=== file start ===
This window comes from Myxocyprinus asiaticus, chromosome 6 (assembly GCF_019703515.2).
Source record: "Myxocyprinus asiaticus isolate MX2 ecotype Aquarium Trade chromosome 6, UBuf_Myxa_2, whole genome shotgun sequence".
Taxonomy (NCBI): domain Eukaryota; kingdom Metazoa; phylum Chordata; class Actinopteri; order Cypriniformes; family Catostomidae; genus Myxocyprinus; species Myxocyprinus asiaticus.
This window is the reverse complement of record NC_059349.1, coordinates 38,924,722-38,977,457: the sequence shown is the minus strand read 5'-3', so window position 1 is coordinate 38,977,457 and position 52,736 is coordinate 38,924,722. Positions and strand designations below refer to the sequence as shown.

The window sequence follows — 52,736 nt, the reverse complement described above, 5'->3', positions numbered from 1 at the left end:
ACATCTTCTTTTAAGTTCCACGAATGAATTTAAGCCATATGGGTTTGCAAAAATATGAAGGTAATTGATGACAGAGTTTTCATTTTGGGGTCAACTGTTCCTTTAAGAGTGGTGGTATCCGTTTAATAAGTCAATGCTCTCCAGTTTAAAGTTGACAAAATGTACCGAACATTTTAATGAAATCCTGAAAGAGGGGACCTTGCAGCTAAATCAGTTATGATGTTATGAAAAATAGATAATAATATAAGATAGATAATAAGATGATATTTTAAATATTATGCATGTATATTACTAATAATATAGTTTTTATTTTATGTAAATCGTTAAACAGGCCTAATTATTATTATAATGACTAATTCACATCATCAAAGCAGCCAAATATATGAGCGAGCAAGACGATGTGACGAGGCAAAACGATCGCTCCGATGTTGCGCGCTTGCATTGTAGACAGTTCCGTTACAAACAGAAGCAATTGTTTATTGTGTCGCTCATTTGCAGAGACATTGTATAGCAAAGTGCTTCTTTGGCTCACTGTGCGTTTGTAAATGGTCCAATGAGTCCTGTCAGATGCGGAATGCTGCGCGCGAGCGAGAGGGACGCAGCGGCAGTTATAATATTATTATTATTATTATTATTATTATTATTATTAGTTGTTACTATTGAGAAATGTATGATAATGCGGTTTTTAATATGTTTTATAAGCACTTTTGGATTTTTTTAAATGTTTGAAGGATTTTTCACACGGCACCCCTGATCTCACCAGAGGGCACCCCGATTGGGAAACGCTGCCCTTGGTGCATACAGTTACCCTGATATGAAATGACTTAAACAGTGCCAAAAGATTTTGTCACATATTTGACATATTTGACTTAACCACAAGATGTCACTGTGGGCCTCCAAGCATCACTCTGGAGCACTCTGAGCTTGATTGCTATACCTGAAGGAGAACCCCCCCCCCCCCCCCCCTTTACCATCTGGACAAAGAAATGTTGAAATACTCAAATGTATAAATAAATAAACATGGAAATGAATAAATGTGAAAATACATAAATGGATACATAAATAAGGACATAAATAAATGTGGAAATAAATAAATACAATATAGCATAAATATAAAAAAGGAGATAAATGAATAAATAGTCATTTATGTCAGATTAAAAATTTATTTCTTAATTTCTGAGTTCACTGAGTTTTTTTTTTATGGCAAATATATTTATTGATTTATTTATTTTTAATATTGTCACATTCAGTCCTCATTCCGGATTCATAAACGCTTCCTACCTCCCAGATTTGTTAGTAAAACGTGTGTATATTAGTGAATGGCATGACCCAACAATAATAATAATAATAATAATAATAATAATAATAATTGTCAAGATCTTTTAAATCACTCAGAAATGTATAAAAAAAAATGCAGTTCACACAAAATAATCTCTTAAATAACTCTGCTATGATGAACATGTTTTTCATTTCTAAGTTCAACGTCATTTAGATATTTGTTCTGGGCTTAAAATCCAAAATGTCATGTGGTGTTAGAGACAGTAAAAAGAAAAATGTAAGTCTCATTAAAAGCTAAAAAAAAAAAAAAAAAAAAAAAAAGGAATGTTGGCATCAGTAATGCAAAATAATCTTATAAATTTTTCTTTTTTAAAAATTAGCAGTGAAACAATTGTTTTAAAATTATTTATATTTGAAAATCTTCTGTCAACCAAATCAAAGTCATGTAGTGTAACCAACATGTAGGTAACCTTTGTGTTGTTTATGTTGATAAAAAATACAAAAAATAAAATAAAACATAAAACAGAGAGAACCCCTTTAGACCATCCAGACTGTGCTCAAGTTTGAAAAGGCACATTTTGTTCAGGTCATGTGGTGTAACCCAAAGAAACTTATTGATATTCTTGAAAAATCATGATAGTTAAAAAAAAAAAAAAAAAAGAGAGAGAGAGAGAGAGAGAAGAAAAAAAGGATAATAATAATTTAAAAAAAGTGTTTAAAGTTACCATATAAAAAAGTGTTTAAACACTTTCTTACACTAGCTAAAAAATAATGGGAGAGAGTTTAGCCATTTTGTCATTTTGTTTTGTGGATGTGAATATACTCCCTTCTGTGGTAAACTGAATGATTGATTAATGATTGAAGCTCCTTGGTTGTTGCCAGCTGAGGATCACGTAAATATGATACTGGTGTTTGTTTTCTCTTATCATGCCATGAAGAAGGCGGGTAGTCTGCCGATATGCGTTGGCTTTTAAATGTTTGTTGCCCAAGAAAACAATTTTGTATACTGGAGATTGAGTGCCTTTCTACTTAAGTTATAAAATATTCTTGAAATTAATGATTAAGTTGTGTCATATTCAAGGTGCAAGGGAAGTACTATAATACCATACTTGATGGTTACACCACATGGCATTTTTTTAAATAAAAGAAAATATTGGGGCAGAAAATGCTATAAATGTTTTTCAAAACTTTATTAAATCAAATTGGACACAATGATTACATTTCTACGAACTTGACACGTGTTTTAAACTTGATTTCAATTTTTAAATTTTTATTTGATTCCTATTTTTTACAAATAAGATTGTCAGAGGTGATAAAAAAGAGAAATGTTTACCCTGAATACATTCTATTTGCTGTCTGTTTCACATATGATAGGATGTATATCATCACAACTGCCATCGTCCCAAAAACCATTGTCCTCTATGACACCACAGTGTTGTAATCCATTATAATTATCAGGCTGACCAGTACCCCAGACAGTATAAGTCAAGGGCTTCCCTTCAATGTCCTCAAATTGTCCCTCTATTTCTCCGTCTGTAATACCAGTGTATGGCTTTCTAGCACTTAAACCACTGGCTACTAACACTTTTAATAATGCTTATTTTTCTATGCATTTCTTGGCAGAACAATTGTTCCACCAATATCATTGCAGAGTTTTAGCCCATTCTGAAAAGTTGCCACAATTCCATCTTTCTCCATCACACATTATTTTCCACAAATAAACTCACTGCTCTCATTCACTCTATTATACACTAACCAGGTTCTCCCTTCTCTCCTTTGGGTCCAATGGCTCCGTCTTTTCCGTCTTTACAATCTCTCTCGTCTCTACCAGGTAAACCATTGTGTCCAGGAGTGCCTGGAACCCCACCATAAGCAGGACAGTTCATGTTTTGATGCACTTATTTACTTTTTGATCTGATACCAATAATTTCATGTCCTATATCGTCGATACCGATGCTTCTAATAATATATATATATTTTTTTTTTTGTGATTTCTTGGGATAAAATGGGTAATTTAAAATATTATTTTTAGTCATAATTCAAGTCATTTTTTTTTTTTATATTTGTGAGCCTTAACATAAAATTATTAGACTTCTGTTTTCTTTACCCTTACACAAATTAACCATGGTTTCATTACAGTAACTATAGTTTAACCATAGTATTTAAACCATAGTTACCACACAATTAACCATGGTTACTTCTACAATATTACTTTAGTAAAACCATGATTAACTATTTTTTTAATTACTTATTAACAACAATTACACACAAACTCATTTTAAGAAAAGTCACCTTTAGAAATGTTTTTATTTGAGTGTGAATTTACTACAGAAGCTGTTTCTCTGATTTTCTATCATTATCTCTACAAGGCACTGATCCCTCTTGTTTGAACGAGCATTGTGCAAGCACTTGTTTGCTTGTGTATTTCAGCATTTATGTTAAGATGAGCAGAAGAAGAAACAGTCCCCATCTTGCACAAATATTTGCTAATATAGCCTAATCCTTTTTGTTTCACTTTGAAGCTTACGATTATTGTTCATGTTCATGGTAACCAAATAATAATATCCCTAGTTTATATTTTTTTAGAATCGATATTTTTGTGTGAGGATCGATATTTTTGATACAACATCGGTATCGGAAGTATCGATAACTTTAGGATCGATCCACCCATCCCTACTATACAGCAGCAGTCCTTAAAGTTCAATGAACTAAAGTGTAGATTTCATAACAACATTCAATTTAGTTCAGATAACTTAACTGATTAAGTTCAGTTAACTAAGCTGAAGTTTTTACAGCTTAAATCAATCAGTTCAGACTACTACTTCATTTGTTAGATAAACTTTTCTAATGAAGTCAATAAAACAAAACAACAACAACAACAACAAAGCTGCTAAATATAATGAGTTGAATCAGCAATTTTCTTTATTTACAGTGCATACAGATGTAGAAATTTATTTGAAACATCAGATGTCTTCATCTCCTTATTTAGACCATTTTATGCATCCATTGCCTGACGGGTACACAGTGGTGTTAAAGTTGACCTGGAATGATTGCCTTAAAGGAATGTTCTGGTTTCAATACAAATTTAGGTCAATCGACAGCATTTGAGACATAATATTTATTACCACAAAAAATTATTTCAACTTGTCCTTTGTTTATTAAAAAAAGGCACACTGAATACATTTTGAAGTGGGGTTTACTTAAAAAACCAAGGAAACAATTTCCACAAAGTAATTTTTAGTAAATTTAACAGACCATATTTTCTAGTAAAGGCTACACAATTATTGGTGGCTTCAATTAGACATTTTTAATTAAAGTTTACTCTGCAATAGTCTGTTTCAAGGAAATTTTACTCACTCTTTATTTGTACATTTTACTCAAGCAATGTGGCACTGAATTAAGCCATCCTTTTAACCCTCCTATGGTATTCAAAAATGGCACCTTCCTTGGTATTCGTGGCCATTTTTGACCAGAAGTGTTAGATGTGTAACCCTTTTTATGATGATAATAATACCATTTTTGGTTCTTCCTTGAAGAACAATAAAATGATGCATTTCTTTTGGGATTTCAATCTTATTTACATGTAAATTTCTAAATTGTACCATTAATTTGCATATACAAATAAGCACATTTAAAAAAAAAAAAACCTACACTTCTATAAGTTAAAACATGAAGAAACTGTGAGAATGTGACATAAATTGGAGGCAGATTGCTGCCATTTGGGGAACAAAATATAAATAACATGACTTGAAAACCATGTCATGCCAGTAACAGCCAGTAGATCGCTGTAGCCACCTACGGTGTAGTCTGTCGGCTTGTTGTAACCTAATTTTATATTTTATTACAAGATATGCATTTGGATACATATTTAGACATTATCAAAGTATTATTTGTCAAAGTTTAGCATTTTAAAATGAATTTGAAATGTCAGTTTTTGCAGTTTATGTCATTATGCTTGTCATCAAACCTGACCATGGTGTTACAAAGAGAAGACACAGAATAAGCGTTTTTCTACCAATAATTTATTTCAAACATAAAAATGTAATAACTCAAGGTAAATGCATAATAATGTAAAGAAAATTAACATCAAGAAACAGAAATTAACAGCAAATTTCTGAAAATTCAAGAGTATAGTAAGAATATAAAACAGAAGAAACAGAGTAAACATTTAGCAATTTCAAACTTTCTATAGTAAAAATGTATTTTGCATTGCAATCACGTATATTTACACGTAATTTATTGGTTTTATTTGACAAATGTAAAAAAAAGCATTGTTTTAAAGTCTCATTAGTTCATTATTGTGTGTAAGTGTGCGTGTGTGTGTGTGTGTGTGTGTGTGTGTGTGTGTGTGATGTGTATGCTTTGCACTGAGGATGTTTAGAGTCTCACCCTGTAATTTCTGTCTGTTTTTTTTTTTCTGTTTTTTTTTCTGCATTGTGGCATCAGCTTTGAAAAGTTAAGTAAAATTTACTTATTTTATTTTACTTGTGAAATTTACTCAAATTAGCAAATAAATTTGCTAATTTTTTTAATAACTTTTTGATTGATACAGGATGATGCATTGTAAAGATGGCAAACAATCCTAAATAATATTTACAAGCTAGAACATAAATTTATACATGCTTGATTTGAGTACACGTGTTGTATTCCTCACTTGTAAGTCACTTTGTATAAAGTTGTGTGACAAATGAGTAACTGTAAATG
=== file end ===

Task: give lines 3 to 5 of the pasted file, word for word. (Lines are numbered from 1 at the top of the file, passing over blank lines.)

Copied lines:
Taxonomy (NCBI): domain Eukaryota; kingdom Metazoa; phylum Chordata; class Actinopteri; order Cypriniformes; family Catostomidae; genus Myxocyprinus; species Myxocyprinus asiaticus.
This window is the reverse complement of record NC_059349.1, coordinates 38,924,722-38,977,457: the sequence shown is the minus strand read 5'-3', so window position 1 is coordinate 38,977,457 and position 52,736 is coordinate 38,924,722. Positions and strand designations below refer to the sequence as shown.

The window sequence follows — 52,736 nt, the reverse complement described above, 5'->3', positions numbered from 1 at the left end: